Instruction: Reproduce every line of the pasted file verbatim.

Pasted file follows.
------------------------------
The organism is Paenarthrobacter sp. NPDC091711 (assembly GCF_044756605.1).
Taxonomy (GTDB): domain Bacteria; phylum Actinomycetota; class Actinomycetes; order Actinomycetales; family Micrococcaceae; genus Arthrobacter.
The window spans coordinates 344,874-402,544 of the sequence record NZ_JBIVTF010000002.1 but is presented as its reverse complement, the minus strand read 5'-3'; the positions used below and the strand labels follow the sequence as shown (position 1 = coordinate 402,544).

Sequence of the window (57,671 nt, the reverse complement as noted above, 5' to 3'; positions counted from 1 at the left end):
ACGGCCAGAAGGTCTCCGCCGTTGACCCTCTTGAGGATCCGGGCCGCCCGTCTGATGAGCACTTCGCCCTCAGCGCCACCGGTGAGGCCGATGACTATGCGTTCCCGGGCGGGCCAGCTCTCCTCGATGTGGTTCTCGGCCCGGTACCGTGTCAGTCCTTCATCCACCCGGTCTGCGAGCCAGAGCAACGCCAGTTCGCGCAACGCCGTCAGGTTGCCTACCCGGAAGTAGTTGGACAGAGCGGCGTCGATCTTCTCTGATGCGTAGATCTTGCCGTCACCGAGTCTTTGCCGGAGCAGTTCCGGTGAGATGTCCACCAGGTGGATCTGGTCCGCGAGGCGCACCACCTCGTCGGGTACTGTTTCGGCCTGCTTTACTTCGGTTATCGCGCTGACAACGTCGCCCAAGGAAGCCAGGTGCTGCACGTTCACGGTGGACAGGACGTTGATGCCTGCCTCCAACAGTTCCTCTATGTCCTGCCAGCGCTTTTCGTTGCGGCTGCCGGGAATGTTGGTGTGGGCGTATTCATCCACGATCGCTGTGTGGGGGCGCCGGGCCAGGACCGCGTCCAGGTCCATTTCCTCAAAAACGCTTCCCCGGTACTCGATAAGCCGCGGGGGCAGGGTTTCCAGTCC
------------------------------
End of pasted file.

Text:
The organism is Paenarthrobacter sp. NPDC091711 (assembly GCF_044756605.1).
Taxonomy (GTDB): domain Bacteria; phylum Actinomycetota; class Actinomycetes; order Actinomycetales; family Micrococcaceae; genus Arthrobacter.
The window spans coordinates 344,874-402,544 of the sequence record NZ_JBIVTF010000002.1 but is presented as its reverse complement, the minus strand read 5'-3'; the positions used below and the strand labels follow the sequence as shown (position 1 = coordinate 402,544).

Sequence of the window (57,671 nt, the reverse complement as noted above, 5' to 3'; positions counted from 1 at the left end):
ACGGCCAGAAGGTCTCCGCCGTTGACCCTCTTGAGGATCCGGGCCGCCCGTCTGATGAGCACTTCGCCCTCAGCGCCACCGGTGAGGCCGATGACTATGCGTTCCCGGGCGGGCCAGCTCTCCTCGATGTGGTTCTCGGCCCGGTACCGTGTCAGTCCTTCATCCACCCGGTCTGCGAGCCAGAGCAACGCCAGTTCGCGCAACGCCGTCAGGTTGCCTACCCGGAAGTAGTTGGACAGAGCGGCGTCGATCTTCTCTGATGCGTAGATCTTGCCGTCACCGAGTCTTTGCCGGAGCAGTTCCGGTGAGATGTCCACCAGGTGGATCTGGTCCGCGAGGCGCACCACCTCGTCGGGTACTGTTTCGGCCTGCTTTACTTCGGTTATCGCGCTGACAACGTCGCCCAAGGAAGCCAGGTGCTGCACGTTCACGGTGGACAGGACGTTGATGCCTGCCTCCAACAGTTCCTCTATGTCCTGCCAGCGCTTTTCGTTGCGGCTGCCGGGAATGTTGGTGTGGGCGTATTCATCCACGATCGCTGTGTGGGGGCGCCGGGCCAGGACCGCGTCCAGGTCCATTTCCTCAAAAACGCTTCCCCGGTACTCGATAAGCCGCGGGGGCAGGGTTTCCAGTCC